Andrew G. Vajna (film producer)
András Vajna left the country at the age of 12 with the help of the Red Cross and later settled in Los Angeles, to where his family followed him. After various activities, he was able to establish himself as one of the most successful film producers in Hollywood from the 1980s. Among others, films such as the Rambo trilogy, Die Hard, Evita, Basic Instinct, and Terminator 3 are associated with his name.
Violetta Ferrari (actress)
The Hungarian actress was able to continue her successful career in West Germany after her escape. In the late 1950s and 1960s, she played in numerous German Heimatfilms. She also sang some hit songs, such as “Es muß die Liebe sein” (“It Has to Be Love” in English), which reached 12th place at the 1964 German Hit Festival (Deutschen Schlager-Festpielen).
György Ligeti (composer)
Born in Transylvania, Ligeti was one of the most famous composers of the 20th century and a representative of New Music. After the suppression of the popular uprising, he fled to Vienna with his wife and received Austrian citizenship in 1967. He also lived in West Berlin where he became a member of the Academy of Arts.
György Oláh (Nobel Prize-winning chemist)
Hungarian-born American chemistry professor, recipient of the Hungarian Corvin Chain and the Széchenyi Grand Prize, György Oláh received the Nobel Prize in Chemistry “for his contribution to carbocation chemistry.” He is the inventor of the much-acclaimed direct methanol fuel cell, which also offers a solution to the problem of global warming. The Nobel laureate was a founding member of the Friends of Hungary Foundation, which publishes the news portals Hungary Today and Ungarn Heute.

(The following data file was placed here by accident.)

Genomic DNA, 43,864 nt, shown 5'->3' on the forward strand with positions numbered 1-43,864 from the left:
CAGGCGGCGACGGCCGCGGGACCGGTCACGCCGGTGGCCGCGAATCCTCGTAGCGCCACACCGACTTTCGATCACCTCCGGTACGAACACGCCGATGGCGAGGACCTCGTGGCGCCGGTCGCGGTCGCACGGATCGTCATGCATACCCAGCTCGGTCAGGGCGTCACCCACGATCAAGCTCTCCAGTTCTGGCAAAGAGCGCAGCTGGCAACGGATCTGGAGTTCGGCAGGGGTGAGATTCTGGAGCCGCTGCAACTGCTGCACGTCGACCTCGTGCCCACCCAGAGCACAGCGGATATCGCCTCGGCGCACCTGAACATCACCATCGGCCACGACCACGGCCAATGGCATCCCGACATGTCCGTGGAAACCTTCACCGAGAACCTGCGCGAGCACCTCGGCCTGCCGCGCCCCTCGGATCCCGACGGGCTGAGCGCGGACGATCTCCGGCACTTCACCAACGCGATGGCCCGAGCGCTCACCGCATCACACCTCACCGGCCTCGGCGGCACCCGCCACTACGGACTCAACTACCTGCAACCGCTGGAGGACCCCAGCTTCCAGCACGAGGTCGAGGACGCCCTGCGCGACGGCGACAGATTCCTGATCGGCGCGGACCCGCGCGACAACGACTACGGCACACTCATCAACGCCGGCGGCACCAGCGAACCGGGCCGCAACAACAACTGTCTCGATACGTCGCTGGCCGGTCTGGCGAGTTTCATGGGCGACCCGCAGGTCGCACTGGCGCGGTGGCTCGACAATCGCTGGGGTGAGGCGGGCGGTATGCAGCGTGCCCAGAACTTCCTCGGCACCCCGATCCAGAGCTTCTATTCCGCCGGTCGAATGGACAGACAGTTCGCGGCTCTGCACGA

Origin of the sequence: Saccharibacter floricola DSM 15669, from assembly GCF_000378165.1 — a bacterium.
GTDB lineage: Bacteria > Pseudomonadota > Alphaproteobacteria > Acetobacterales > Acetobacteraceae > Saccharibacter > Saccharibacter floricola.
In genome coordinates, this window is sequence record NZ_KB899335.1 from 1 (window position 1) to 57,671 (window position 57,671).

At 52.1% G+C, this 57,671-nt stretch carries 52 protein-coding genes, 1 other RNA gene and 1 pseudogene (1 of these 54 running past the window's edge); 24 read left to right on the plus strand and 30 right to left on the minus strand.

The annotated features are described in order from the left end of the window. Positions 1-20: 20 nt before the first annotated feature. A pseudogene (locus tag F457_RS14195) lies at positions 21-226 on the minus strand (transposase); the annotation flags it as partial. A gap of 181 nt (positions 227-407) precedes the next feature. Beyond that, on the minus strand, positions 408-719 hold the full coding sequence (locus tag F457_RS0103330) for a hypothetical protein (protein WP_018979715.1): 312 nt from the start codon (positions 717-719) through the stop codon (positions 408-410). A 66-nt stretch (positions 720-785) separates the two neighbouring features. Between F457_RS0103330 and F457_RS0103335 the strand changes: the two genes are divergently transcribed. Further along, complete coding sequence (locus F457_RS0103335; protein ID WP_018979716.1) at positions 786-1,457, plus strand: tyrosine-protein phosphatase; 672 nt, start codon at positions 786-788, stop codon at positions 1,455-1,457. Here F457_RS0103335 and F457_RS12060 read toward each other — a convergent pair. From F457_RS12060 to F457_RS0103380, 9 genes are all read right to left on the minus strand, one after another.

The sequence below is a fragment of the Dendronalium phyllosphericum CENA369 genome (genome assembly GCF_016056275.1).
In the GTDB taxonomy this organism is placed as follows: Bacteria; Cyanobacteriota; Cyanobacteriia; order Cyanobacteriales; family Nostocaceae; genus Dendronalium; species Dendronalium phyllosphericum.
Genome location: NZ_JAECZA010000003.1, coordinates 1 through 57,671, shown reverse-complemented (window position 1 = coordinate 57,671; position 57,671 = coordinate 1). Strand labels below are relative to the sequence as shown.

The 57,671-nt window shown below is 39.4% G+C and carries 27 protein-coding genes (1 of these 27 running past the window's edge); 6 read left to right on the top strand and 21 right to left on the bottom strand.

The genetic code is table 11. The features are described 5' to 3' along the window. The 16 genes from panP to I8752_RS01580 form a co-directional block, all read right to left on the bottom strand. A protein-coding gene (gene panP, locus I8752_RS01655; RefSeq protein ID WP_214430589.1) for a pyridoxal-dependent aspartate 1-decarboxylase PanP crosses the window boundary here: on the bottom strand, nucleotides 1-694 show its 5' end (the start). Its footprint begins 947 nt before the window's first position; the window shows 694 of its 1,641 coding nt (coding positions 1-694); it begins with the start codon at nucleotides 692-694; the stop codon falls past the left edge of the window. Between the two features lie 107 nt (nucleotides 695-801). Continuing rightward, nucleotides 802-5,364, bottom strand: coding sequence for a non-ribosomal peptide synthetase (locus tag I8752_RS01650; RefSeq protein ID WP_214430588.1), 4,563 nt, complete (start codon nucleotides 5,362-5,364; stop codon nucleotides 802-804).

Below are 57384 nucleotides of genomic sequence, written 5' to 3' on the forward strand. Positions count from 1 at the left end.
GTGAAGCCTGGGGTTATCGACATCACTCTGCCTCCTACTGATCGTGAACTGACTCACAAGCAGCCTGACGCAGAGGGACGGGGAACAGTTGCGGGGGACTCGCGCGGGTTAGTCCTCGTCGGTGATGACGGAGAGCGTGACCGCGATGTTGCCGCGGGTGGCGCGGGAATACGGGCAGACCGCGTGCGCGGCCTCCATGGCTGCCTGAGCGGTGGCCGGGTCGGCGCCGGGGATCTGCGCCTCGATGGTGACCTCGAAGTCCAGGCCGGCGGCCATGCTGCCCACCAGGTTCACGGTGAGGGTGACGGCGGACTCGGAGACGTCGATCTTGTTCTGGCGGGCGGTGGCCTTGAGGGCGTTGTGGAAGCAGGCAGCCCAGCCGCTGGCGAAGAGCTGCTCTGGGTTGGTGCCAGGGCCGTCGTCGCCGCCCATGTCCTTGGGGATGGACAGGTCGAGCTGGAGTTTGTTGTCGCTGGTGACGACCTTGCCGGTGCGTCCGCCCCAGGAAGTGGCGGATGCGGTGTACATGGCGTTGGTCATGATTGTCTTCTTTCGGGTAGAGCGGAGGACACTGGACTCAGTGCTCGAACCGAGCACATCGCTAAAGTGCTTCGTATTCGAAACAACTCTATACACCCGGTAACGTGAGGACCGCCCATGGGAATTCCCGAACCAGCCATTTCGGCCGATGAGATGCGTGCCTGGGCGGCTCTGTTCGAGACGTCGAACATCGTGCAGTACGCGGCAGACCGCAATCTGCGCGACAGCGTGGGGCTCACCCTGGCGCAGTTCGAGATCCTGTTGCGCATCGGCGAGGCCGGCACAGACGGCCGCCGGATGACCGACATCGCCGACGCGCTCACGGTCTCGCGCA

After the suppression of the Hungarian Revolution in 1956, the majority of the students and professors of the Faculty of Forestry of the University of the border town of Sopron decided to leave the country. A total of 450 students and 50 professors crossed the green border to Austria. As Dean Kálmán Roller tried in vain to get the Austrian authorities to approve the classes, he sent a letter to a total of twenty countries, of which the Canadian University of British Columbia agreed to accept the faculty. As a result, 200 students and 28 professors continued on their way towards Canada. The “Sopron Division” was given complete autonomy, and the students could continue their studies in Hungarian until they mastered the English language. A total of 141 Hungarian foresters graduated in Vancouver. The majority of them settled in Canada and in the USA. Since the fall of communism, several of them have visited their homeland and their place of study, Sopron, several times.
Sources: kisalfold.hu, mnl.gov.hu, blog.panyizsuzsi.hu
Featured image: Hungarian refugees on a train to Zurich in 1956. Photo by Fortepan/ETH Zürich